I was very pleased to chair the recent Green Growth 17 Conference in Brighton. Green Growth 17 was organised by the Green Growth Platform, an initiative run by the University of Brighton to promote the environmental & low carbon sector.
Zoe Osmond, Director, told us that since starting in June 2014, the GGP has attracted 740 members – a mixture of supplier of environmental products & services, & other businesses who wish to improve their environmental management. 130 new green sector jobs have been created, plus 70 students & graduates are working with members, on projects, research & marketing.
The objective of Green Growth 17 was to inspire & enable members to connect, innovate & grow. Slides from the conference speakers are available, but I thought I’d share some of the key points I noted during the day.
Tara Dean, Pro-Vice Chancellor of the University of Brighton gave the welcome, sharing some of the UoB’s own environmental achievements & commitment, including the Green Growth Platform.
Mike Barry, Director of Sustainable Business at Marks & Spencer, gave a run down of the Plan A programme and how they had made £180m of savings last year alone. Despite Plan A’s high profile & success, Mike estimates that M&S is still only 25% sustainable – there’s still a long way to go.
It was interesting to hear how M&S engages with their suppliers, particularly grading them bronze-silver-gold on their sustainability practices. Those attaining silver status generally see 20% energy savings and send zero to landfill. By saying ‘we buy more from you’ if you’ve achieved silver status, M&S are seen to actively reward sustainability. This is something I see a lot – many of my clients put in ISO 14001 to meet customer expectations.
Etienne Teyssandier, Lead Analyst at Dearman UK spoke about the Dearman Engine, which uses liquid nitrogen as a fuel. He shared the journey Dearman has undertaken, from developing the concept in a lowly garage to starting a trial last year with Sainsbury’s, one of the UK’s largest retailers. He mentioned they are looking for another 30 customers to expand the trial.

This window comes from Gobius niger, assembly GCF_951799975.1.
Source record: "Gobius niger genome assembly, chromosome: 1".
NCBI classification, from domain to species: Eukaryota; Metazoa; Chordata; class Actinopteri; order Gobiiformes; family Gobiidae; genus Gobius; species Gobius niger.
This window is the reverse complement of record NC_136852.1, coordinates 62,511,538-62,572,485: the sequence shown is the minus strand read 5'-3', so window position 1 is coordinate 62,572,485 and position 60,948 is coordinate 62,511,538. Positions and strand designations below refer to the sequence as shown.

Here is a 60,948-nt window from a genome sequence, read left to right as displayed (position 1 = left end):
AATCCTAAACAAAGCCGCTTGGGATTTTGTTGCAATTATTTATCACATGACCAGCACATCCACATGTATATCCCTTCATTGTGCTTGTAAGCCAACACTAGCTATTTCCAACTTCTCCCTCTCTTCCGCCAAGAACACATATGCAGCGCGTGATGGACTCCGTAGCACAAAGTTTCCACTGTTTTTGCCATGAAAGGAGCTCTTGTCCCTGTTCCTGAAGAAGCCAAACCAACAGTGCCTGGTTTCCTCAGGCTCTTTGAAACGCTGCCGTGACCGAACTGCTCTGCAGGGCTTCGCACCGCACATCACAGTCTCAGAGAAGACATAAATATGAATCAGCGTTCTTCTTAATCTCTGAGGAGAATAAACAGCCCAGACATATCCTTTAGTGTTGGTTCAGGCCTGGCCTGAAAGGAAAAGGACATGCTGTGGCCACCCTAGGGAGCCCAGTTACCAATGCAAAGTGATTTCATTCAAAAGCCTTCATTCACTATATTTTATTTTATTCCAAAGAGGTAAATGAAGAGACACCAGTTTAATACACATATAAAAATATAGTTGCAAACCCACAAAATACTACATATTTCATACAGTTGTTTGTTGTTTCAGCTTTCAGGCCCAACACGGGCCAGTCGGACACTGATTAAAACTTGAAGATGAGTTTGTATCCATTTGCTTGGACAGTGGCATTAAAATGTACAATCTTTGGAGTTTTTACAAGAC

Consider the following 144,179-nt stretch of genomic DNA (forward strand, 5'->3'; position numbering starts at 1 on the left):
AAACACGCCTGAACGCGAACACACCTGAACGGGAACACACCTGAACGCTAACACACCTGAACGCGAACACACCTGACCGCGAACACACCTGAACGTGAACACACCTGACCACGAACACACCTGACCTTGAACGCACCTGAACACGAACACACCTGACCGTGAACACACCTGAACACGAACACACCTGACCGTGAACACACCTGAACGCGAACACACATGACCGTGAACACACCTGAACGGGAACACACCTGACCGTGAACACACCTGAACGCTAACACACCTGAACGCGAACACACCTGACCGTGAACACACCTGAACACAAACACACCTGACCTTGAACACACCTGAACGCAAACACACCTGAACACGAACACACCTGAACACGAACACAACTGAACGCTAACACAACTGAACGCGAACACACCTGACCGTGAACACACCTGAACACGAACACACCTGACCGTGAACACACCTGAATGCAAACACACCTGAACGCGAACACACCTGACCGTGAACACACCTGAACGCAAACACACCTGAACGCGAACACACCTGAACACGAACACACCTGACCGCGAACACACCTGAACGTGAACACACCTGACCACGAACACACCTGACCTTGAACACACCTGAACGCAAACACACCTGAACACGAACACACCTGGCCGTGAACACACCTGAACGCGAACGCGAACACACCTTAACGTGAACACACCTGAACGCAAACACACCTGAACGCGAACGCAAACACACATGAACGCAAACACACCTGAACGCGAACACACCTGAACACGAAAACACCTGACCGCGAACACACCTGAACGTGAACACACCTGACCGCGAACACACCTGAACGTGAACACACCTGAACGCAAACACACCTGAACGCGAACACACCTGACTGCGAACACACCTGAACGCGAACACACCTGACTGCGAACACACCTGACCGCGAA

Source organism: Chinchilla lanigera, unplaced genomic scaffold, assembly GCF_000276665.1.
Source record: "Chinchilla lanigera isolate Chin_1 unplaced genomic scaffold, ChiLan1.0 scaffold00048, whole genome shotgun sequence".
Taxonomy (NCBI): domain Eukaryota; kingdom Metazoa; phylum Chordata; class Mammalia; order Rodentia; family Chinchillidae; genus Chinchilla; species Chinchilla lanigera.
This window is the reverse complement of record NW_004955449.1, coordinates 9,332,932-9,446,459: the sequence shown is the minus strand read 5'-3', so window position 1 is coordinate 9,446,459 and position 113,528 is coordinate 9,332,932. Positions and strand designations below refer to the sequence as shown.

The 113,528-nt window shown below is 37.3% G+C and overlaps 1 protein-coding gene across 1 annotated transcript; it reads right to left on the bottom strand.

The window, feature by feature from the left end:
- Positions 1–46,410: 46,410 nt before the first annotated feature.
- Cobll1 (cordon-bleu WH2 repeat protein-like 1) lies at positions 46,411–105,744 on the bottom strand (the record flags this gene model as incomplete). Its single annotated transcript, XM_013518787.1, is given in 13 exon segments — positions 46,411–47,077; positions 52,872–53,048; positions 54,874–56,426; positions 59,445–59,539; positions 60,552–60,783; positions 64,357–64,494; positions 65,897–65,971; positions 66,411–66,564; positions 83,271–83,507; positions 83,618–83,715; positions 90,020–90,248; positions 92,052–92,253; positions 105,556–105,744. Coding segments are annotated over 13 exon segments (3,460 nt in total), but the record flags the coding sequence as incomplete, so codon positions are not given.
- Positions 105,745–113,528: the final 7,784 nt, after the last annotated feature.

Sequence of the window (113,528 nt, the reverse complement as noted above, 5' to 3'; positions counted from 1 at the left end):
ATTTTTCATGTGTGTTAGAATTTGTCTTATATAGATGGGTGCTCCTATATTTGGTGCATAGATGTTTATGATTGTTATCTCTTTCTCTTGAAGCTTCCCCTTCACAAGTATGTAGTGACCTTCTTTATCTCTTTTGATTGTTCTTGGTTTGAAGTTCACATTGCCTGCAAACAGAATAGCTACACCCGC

John Khoo is Co Innovation Partner from Interface UK which, like M&S, is well known in the sustainability arena. Jon shared that the owner had started the sustainability drive when he had become a grandfather – it was about a legacy for the next generation. Their Mission Zero aims to eliminate any negative impacts by 2020.
Jon told us about the Net.Works project, using marine waste as raw materials to make one of their carpet tile range. This has been really successful in using waste materials (good for the circular economy), has benefitted local people & attracted £24m of sales. He challenged businesses to make waste beautiful – reimagine your supply chain.
Frauke Behrendt & Karen Cham of the University of Brighton spoke about digital cultures & models, including making use of publicly available Big Data for research purposes. Data gives visibility. The Brighton Digital Catapult is an initiative to drive the digital economy & has opportunities for local businesses.
Our last speaker, Sue Riddlestone of Bioregional, gave us a run-down on the One Planet Living concept. She told us that the UN Sustainable Development Goals present opportunities for us, as does the Paris Agreement & the aim for zero carbon by 2050.
While the speakers provided delegates with inspiration, a selection of workshops during the day helped members develop their business – covering funding, strategy & SEO. For me the gamification workshop was particularly useful, making me think about staff engagement in a different way.
One theme I picked up on during the day was the need for suppliers to make it easy for customers to buy from them: give the features of the product/service & the benefits, remembering to show how it will solve the customer’s problem.
Additionally demonstrate sustainability credentials – standards such as ISO 14001 are useful for this. Your 14001 certification shows how you are managing your impacts but also makes it easy for the customer to do their due diligence. Recognised standards mean the customer doesn’t have to investigate you fully, which takes them time & effort.
In closing the conference, I spoke about the needs for businesses to understand risks & opportunities. What is now & will affect the business. This is a new key element to ISO 14001, a very useful means of making the business more robust.
I greatly enjoyed chairing this conference. With 180 delegates, it provided a good mixture of inspiration, practical advice & opportunities to network.
I challenged delegates to use the Green Growth Platform to connect, innovate & grow… & to return next year to share their own successes.
More info on the Green Growth Platform is available here. Or call me.